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Milwaukee DA Calls For Statewide Investigation Into Church’s Response To Sex Abuse Claims

Survivors Of Childhood Clergy Sex Abuse Say Likelihood Of Investigation Higher Than Ever Before

catholic church
Sue Ogrocki/AP Photo

Milwaukee County District Attorney John Chisholm is calling for a statewide investigation into the Catholic Church’s response to allegations of child sexual abuse over the past 50 years.

The call comes at a time when dioceses across the country are under heightened pressure to release names of priests with credible accusations of abuse against them.

Just last week the Diocese of Green Bay released the names of 46 priests who are known to have committed sexual offenses against minors dating back to 1906. Green Bay Police Chief Andrew Smith urged victims of abuse to go directly to law enforcement officials — not the church — Friday.

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Chisholm told the Milwaukee Journal Sentinel he hopes to team up with Attorney General Josh Kaul and district attorneys across the state to review decades of clergy abuse allegations.

Peter Isley, a clergy abuse survivor and founding member of Survivors Network of those Abused by Priests, said the likelihood of an investigation is higher than it ever has been.

We’re really hopeful, victims and survivors and our families in Wisconsin,” he said.

An investigation would likely take a similar path to that of a report released from Pennsylvania last year that detailed decades of abuse, misconduct and coverups and implicated more than 300 priests in the state.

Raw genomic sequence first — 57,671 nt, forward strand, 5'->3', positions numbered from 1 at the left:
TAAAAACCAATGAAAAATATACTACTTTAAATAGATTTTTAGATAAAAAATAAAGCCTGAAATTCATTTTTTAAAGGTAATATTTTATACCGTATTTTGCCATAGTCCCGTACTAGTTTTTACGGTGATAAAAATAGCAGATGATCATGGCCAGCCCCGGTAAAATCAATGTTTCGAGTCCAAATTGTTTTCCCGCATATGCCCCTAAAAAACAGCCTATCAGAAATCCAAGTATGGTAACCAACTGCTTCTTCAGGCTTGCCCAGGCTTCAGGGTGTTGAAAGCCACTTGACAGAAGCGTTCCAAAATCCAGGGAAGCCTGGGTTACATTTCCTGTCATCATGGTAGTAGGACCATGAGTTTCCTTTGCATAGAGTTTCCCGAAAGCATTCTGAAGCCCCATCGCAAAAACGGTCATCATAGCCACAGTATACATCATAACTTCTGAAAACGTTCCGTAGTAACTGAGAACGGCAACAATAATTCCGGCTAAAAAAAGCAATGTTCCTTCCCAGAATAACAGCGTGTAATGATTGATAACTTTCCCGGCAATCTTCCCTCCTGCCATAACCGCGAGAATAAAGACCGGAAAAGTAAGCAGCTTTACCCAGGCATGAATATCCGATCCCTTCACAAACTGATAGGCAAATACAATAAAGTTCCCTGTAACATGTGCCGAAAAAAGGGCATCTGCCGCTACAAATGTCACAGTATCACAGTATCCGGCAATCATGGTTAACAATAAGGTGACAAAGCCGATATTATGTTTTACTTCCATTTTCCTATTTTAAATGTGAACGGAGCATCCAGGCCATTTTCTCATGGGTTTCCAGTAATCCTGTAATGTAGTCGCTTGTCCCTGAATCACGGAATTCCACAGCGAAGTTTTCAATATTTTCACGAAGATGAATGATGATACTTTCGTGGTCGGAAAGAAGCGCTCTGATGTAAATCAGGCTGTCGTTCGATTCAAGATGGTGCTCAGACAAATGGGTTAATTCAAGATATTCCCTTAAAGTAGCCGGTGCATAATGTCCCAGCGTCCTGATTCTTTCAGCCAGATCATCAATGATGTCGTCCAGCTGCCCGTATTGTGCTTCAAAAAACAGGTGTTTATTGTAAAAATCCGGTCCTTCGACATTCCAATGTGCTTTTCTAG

That probe launched a federal investigation and a flurry of states opening or calling for investigations into the Catholic Church. In Wisconsin, the Milwaukee Archdiocese first released a list of alleged offenders in 2004, Madison and La Crosse are considering running reviews as well, according to the Milwaukee Journal Sentinel.

“The result of that (Pennsylvania) investigation and their conclusions were damning and scathing and very detailed,” Isley said. “But most importantly, they concluded these crimes were covered up … it resulted in many children being hurt and that reforms and steps have not been successfully made.”

Terry McKiernan, founder and president of Bishop Accountability, said the names in Green Bay likely wouldn’t have been released without the report out of Pennsylvania.

“This is a small step, but it’s a significant step in the right direction,” McKiernan said. “When you combine that fact with the investigations that are now going forward I think we are finally going to learn more about the situation.”

McKiernan is hopeful the precedent set by Pennsylvania will result in actual legislative change in states that are investigating the church.

Yet that path isn’t clear. Many of these investigations in the past have urged lawmakers to eliminate the statute of limitations, which blocks those who were abused from seeking justice after a set period of time has passed, but such changes have run into fierce political opposition and lobbying efforts from the church and other groups.

“Will we be able to make the changes that are necessary? Will the bishops feel that they need to, or will we lapse again into a period that we’ve seen again and again and again in this crisis where there’s attention devoted to it, some changes seem to be made, and then there’s backsliding once again,” McKiernan said.